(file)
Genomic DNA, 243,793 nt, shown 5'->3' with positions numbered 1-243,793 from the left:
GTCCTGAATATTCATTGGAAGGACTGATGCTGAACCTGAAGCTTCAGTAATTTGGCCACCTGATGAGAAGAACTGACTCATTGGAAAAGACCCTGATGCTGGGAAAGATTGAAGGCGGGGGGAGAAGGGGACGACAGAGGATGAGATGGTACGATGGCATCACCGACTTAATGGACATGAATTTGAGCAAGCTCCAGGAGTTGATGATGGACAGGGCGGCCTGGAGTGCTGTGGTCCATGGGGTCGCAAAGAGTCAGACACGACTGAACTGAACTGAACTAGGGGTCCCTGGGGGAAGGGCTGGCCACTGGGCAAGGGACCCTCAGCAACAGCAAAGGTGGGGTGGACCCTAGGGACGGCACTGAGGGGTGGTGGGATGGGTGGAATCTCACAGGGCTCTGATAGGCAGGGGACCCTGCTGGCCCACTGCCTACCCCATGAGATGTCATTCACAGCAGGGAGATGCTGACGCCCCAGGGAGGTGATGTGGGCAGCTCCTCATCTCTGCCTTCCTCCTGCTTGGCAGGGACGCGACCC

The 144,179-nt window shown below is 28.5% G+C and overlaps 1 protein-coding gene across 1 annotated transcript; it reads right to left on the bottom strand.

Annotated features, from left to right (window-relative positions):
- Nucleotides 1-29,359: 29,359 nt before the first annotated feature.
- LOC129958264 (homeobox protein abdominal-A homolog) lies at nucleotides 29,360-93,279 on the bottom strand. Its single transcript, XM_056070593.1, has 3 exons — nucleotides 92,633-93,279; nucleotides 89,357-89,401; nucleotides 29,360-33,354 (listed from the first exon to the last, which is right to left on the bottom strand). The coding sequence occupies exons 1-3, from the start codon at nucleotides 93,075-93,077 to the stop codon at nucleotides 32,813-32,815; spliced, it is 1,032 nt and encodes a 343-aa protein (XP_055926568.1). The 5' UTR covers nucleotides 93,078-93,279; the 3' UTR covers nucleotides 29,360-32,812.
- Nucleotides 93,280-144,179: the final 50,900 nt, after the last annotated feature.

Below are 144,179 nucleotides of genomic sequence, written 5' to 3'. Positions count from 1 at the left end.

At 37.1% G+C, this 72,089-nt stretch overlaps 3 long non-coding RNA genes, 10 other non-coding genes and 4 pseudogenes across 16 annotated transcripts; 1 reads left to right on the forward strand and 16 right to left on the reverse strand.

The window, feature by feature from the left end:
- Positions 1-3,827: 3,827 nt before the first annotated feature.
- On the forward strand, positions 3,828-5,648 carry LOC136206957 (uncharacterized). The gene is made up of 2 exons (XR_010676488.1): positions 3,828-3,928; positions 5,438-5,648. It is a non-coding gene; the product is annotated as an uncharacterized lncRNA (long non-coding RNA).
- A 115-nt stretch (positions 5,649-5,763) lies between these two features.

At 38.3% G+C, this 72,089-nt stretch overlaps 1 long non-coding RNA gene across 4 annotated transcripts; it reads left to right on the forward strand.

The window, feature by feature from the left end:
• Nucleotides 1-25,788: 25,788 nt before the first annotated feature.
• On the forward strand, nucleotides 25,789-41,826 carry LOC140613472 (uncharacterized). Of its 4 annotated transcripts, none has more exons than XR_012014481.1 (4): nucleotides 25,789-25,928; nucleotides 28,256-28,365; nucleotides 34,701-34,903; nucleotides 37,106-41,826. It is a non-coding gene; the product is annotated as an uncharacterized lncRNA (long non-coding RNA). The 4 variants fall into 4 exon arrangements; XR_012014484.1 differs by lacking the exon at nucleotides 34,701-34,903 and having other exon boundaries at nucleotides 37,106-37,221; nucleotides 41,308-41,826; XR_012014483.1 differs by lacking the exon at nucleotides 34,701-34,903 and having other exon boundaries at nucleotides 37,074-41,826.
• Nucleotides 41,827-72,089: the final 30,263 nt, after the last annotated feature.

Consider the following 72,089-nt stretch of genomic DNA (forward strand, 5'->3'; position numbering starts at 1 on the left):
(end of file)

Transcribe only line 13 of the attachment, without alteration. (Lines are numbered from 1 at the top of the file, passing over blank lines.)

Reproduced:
- A 115-nt stretch (positions 5,649-5,763) lies between these two features.